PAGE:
Run with elevated permissions

Some PowerShell cmdlets and Windows commands such as REG ADD and SUBINACL have to be run from an elevated prompt, there are several ways of doing this.

It is possible to right click Powershell.exe (or it's Start menu shortcut) and run it 'As Admin'.
Shortcuts can be edited to always run as Admin - Properties | Shortcut | Advanced then tick "Run as administrator".

To elevate a script from a (non-elevated) PowerShell command line :

PS C:\> Start-Process powershell -ArgumentList '-noprofile -file MyScript.ps1' -verb RunAs

A set of commands can also be saved in a scriptblock variable, and then passed to a new (elevated) PowerShell session:

Start-Process -FilePath powershell.exe -ArgumentList $code -verb RunAs -WorkingDirectory C:

To run an entire PowerShell session 'As Admin' from an existing PowerShell (non-elevated) session:

PS> Start-Process powershell.exe -Verb runAs

If you use Invoke-Command to run a script or command on a remote computer, then it will not run elevated even if the local session is. This is because any prompt for elevation will happen on the remote machine in a non-interactive session and so will fail.

Using Enter-PSSession to start a whole new session will support elevation if you specify CredSSP, which enables the delegation of user credentials:

New-PSSession ss64dom.com -Auth CredSSP -cred ss64dom\user64

Testing for Elevation

A function that will return $True if the current session is running elevated or $False if not:

function isadmin
 {
 # Returns true/false
   ([Security.Principal.WindowsPrincipal] [Security.Principal.WindowsIdentity]::GetCurrent()).IsInRole([Security.Principal.WindowsBuiltInRole] "Administrator")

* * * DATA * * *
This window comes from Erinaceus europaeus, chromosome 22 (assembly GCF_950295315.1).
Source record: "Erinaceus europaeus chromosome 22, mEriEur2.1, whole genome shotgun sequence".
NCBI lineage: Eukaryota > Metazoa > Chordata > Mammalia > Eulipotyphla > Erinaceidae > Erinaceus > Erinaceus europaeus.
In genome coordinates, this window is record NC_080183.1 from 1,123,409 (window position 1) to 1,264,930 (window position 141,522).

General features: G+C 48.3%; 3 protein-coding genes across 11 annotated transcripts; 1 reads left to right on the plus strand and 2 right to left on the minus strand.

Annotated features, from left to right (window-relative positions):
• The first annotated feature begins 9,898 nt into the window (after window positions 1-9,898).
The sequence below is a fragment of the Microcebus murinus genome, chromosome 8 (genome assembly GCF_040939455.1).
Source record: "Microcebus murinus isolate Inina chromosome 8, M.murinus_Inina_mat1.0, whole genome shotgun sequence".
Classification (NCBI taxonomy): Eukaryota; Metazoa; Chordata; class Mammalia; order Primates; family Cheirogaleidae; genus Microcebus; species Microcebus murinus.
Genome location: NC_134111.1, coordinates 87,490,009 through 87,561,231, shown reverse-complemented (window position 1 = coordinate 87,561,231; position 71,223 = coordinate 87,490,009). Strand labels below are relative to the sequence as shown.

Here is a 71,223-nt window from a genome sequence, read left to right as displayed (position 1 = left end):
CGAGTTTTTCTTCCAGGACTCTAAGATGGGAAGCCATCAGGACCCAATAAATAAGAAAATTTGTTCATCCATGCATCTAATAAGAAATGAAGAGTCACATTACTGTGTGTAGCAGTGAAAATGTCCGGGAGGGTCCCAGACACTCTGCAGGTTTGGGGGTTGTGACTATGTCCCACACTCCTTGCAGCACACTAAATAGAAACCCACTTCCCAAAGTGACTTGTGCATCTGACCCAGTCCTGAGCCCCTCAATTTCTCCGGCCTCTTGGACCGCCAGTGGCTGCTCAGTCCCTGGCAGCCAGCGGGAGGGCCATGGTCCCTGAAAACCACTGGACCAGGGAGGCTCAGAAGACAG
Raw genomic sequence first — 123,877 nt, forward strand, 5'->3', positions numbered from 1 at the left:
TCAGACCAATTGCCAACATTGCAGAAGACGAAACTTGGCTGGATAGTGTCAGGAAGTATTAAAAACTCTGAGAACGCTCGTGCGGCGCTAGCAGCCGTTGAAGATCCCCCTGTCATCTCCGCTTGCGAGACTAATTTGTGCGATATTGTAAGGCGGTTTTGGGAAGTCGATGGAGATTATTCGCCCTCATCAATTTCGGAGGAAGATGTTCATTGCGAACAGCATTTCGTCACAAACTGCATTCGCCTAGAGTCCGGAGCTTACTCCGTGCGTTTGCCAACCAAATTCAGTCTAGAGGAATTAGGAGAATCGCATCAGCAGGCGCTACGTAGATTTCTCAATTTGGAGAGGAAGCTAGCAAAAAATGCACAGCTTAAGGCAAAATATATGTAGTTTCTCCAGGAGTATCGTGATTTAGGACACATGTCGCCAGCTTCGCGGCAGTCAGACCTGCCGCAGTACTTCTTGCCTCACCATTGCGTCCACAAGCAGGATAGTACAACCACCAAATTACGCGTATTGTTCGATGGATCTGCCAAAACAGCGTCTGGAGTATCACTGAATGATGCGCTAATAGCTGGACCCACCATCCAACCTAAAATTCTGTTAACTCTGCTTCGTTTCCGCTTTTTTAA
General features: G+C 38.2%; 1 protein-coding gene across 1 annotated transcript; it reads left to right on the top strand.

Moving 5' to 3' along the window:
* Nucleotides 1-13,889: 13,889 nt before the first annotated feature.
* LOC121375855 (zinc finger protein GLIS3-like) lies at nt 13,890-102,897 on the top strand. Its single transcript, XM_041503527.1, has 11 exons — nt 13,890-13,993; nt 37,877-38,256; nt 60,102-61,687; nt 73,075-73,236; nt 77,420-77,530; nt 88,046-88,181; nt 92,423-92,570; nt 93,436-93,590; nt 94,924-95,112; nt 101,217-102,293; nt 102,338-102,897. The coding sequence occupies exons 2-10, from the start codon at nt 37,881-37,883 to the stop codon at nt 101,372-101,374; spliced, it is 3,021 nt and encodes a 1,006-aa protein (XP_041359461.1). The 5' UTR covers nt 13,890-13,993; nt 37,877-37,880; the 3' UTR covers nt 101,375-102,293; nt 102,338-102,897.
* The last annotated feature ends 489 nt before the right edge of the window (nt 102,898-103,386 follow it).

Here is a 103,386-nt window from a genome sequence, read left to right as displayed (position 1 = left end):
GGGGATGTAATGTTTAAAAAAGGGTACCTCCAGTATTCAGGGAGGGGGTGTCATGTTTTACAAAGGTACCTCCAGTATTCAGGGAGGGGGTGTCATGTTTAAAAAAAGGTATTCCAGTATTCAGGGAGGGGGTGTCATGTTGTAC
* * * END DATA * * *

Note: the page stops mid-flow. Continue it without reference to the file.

}

To ensure a script is only run As Admin, add this to the beginning

If (-NOT ([Security.Principal.WindowsPrincipal][Security.Principal.WindowsIdentity]::GetCurrent()).IsInRole([Security.Principal.WindowsBuiltInRole] "Administrator"))
 {    
  Echo "This script needs to be run As Admin"
  Break
 }

In PowerShell v4.0 the above can be simplified by using a #Requires statement:
#Requires -RunAsAdministrator

Scheduled Tasks

If a scheduled task invokes a UAC prompt, then the task may fail to run unattended, to prevent this make sure that you select the 'Run With Highest Privileges' check box, (or run Set-ScheduledJobOption -RunElevated )

Elevate Scheduled task

When a script is run with elevated permissions several aspects of the user environment will change: The current directory, the current TEMP folder and any mapped drives will be disconnected.

Windows Explorer Context Menu

To add a "Run as Administrator" context menu for .ps1 files, run this from an elevated PowerShell prompt:

PS C:\> New-Item -Path "Registry::HKEY_CLASSES_ROOT\Microsoft.PowershellScript.1\Shell\runas\command" `
 -Force -Name '' -Value '"c:\windows\system32\windowspowershell\v1.0\powershell.exe" -noexit "%1"'

“Winners make a habit of manufacturing their own positive expectations in advance of the event” ~ Brian Tracy

Related:

VBScript: Run with Elevated Permissions
elevate - Command-Line UAC Elevation Utility


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